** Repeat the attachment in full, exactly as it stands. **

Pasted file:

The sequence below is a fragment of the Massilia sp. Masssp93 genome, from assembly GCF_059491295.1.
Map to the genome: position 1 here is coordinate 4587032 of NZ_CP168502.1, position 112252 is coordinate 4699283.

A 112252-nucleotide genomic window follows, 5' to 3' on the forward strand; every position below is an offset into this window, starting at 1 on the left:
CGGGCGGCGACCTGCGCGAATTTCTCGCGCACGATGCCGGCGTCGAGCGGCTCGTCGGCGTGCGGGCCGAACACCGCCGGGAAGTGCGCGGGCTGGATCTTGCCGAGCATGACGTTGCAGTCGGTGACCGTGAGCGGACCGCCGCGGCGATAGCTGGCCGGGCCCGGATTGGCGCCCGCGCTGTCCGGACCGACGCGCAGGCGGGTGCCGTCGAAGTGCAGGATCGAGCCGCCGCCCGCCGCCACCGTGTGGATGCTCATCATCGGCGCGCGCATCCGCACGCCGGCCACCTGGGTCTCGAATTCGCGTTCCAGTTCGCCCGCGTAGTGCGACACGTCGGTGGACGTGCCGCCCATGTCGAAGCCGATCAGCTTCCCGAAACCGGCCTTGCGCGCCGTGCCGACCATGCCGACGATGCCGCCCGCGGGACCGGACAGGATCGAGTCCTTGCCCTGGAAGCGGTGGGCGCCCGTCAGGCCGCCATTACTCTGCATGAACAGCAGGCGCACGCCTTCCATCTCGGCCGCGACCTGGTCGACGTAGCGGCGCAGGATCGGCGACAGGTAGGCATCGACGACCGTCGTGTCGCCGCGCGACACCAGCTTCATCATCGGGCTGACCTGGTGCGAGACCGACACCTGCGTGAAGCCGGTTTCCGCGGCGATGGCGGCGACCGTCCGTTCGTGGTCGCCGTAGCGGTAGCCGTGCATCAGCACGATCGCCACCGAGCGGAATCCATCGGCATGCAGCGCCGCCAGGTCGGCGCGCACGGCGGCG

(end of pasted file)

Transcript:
The sequence below is a fragment of the Massilia sp. Masssp93 genome, from assembly GCF_059491295.1.
Map to the genome: position 1 here is coordinate 4587032 of NZ_CP168502.1, position 112252 is coordinate 4699283.

A 112252-nucleotide genomic window follows, 5' to 3' on the forward strand; every position below is an offset into this window, starting at 1 on the left:
CGGGCGGCGACCTGCGCGAATTTCTCGCGCACGATGCCGGCGTCGAGCGGCTCGTCGGCGTGCGGGCCGAACACCGCCGGGAAGTGCGCGGGCTGGATCTTGCCGAGCATGACGTTGCAGTCGGTGACCGTGAGCGGACCGCCGCGGCGATAGCTGGCCGGGCCCGGATTGGCGCCCGCGCTGTCCGGACCGACGCGCAGGCGGGTGCCGTCGAAGTGCAGGATCGAGCCGCCGCCCGCCGCCACCGTGTGGATGCTCATCATCGGCGCGCGCATCCGCACGCCGGCCACCTGGGTCTCGAATTCGCGTTCCAGTTCGCCCGCGTAGTGCGACACGTCGGTGGACGTGCCGCCCATGTCGAAGCCGATCAGCTTCCCGAAACCGGCCTTGCGCGCCGTGCCGACCATGCCGACGATGCCGCCCGCGGGACCGGACAGGATCGAGTCCTTGCCCTGGAAGCGGTGGGCGCCCGTCAGGCCGCCATTACTCTGCATGAACAGCAGGCGCACGCCTTCCATCTCGGCCGCGACCTGGTCGACGTAGCGGCGCAGGATCGGCGACAGGTAGGCATCGACGACCGTCGTGTCGCCGCGCGACACCAGCTTCATCATCGGGCTGACCTGGTGCGAGACCGACACCTGCGTGAAGCCGGTTTCCGCGGCGATGGCGGCGACCGTCCGTTCGTGGTCGCCGTAGCGGTAGCCGTGCATCAGCACGATCGCCACCGAGCGGAATCCATCGGCATGCAGCGCCGCCAGGTCGGCGCGCACGGCGGCG